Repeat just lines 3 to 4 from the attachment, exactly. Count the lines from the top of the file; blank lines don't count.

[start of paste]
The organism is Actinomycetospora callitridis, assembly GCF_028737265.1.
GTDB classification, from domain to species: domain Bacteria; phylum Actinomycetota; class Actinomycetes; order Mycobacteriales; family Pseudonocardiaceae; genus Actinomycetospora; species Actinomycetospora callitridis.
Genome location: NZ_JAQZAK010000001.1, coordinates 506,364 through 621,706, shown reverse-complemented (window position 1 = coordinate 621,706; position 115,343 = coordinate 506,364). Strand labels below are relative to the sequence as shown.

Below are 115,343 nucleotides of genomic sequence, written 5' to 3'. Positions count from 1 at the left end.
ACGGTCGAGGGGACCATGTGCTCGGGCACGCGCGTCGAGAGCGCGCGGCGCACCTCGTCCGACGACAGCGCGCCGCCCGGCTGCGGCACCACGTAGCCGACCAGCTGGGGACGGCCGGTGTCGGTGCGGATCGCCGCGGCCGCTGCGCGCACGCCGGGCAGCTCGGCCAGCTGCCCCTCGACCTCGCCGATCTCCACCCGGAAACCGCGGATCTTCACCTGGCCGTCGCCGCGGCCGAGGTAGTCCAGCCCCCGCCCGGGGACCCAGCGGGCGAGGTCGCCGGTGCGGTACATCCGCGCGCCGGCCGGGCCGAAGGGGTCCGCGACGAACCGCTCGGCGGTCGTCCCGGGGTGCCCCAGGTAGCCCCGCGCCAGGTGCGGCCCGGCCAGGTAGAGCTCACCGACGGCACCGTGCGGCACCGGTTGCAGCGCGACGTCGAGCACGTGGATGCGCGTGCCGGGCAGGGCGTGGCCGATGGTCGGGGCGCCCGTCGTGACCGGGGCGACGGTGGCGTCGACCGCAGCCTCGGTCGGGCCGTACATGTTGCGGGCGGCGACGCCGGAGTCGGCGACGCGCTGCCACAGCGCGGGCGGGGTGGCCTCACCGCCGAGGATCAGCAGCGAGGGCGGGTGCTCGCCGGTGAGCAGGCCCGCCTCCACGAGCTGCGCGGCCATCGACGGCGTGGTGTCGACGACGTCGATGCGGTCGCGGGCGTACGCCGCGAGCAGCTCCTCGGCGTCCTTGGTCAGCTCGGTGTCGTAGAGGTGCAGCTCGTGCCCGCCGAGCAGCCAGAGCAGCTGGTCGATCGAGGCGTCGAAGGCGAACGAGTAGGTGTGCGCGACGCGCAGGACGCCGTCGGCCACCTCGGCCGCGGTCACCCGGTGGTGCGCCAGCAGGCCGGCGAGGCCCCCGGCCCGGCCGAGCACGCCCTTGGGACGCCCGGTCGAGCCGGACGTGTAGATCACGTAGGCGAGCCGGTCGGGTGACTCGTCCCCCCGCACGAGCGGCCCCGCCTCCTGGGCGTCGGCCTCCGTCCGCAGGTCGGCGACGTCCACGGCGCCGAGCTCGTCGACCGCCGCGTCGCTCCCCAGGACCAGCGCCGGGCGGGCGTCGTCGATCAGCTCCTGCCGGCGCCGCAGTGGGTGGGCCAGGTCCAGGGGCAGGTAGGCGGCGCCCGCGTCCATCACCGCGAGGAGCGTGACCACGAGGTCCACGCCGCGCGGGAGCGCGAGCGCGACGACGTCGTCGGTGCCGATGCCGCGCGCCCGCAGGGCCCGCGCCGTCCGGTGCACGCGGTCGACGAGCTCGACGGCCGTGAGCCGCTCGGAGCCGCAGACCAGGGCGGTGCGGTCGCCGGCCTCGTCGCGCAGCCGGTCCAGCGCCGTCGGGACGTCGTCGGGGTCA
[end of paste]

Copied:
Genome location: NZ_JAQZAK010000001.1, coordinates 506,364 through 621,706, shown reverse-complemented (window position 1 = coordinate 621,706; position 115,343 = coordinate 506,364). Strand labels below are relative to the sequence as shown.

Below are 115,343 nucleotides of genomic sequence, written 5' to 3'. Positions count from 1 at the left end.